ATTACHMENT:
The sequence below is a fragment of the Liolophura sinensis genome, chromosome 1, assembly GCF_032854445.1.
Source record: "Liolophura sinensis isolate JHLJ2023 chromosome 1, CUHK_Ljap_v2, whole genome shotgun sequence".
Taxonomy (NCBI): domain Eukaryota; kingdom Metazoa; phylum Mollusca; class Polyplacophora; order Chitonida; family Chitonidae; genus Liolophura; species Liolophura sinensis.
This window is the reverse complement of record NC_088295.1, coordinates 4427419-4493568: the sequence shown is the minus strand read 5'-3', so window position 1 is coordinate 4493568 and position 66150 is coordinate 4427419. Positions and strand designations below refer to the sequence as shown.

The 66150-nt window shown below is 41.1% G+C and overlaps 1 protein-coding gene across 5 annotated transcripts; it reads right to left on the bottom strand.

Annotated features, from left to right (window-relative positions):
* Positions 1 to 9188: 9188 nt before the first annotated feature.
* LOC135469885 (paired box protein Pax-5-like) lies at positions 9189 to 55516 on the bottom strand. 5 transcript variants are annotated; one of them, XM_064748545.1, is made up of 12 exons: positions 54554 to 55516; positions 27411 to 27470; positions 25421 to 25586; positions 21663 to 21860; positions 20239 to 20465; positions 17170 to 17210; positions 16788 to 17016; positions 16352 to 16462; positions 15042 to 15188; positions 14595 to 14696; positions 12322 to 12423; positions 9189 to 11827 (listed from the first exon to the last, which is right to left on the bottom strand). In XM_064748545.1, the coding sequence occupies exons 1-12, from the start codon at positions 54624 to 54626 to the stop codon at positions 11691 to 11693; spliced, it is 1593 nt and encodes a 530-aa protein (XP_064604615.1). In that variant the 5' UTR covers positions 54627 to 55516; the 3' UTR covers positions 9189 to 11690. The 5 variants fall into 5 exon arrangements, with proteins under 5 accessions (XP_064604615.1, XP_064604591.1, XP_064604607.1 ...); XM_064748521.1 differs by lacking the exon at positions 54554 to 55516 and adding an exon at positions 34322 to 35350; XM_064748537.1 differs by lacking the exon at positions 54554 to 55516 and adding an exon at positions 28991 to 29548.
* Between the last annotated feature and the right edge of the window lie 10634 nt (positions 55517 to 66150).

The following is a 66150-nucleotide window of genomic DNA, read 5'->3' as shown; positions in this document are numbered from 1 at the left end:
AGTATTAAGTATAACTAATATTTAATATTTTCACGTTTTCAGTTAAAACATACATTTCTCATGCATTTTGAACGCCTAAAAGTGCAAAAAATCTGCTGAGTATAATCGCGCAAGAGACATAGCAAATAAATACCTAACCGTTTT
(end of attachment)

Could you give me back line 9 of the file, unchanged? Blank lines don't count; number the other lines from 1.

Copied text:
* Between the last annotated feature and the right edge of the window lie 10634 nt (positions 55517 to 66150).